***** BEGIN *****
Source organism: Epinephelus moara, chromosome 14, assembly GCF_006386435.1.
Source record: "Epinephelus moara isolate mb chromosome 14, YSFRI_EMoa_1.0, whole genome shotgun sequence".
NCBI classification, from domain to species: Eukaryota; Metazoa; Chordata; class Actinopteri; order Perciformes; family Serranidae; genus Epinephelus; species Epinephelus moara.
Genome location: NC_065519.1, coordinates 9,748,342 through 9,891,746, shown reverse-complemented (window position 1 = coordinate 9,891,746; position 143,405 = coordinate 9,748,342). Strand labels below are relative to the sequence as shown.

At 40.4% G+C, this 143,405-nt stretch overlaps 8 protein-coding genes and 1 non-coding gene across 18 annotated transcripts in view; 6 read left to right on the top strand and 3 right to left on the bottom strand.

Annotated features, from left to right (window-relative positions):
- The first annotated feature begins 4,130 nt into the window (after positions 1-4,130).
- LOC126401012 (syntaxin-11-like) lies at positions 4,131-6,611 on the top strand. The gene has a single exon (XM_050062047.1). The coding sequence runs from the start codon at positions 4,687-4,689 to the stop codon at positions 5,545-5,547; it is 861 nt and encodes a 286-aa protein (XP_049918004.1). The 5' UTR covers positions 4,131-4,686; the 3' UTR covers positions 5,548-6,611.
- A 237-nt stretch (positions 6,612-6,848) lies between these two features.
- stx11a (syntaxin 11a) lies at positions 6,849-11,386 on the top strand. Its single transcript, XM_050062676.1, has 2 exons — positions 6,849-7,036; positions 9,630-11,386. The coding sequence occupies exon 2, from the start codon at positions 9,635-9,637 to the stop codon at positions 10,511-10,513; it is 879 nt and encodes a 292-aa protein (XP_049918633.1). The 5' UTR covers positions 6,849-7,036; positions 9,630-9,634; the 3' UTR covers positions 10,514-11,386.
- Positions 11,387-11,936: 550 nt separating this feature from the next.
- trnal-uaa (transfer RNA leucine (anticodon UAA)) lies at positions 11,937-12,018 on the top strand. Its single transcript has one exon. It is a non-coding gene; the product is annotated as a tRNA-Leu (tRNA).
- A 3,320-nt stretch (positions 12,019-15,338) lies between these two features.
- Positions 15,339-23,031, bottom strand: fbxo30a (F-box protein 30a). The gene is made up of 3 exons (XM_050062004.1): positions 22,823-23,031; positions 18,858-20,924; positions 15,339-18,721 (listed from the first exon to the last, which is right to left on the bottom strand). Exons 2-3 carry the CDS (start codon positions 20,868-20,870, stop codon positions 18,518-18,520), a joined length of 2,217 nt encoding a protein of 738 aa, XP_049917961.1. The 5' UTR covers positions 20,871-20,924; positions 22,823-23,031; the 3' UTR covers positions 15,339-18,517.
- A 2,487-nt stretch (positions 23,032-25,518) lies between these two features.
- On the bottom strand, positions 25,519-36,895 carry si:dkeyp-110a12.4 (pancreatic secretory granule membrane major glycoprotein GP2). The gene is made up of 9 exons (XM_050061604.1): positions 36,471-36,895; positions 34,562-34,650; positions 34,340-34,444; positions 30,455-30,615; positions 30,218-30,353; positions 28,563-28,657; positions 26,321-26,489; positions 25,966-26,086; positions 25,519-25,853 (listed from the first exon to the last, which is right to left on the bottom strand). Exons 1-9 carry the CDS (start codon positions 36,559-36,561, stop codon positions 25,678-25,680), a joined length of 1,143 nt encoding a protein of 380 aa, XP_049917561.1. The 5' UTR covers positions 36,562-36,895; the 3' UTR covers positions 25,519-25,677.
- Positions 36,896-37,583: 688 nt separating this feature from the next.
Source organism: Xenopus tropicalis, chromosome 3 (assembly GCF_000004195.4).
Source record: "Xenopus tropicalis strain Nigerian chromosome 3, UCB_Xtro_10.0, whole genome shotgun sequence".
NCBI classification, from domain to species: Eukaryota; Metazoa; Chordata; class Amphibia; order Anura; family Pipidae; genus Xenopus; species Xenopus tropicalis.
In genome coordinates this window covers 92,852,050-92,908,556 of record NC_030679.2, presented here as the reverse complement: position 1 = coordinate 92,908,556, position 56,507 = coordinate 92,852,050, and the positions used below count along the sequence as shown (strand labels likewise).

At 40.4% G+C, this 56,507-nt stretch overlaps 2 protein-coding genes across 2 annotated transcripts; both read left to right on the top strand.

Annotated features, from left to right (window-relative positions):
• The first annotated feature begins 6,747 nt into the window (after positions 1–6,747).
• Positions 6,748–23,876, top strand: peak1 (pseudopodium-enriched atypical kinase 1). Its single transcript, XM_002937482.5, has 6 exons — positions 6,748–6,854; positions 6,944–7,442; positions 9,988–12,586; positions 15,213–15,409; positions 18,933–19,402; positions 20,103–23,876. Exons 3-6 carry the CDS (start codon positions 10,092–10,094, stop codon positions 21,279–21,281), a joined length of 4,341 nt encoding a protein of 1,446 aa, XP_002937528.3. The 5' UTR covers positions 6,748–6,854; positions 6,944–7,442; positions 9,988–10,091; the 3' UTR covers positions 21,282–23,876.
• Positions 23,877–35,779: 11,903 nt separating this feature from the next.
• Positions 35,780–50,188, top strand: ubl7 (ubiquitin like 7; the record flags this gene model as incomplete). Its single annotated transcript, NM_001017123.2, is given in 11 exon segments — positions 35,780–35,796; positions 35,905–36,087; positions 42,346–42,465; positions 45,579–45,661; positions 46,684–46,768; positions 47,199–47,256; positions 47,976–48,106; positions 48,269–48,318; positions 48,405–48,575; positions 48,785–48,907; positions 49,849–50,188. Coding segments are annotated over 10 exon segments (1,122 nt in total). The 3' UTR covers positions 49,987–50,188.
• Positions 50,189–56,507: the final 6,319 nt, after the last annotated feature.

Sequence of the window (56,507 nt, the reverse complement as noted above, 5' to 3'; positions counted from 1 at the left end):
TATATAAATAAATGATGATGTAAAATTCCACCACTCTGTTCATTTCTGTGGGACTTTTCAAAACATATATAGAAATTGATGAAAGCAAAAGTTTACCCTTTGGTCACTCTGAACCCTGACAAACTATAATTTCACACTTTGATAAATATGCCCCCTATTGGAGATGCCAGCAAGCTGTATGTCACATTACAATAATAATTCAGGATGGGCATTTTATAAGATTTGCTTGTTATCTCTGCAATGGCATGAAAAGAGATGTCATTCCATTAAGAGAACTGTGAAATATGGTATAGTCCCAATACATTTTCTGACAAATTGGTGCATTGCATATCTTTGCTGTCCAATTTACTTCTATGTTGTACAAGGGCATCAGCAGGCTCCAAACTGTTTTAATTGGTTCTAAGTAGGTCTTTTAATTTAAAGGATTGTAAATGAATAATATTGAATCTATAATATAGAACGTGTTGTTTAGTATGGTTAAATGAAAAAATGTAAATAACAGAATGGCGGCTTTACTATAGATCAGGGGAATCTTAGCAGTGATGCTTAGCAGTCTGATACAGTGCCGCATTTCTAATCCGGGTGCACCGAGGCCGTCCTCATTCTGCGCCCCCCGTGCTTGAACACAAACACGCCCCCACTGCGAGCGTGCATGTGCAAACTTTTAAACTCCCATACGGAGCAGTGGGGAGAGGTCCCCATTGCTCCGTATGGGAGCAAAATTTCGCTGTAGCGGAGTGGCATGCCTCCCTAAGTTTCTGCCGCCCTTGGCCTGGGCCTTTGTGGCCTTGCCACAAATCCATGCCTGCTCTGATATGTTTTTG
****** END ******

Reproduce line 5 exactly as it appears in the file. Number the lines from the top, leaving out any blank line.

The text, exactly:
At 40.4% G+C, this 143,405-nt stretch overlaps 8 protein-coding genes and 1 non-coding gene across 18 annotated transcripts in view; 6 read left to right on the top strand and 3 right to left on the bottom strand.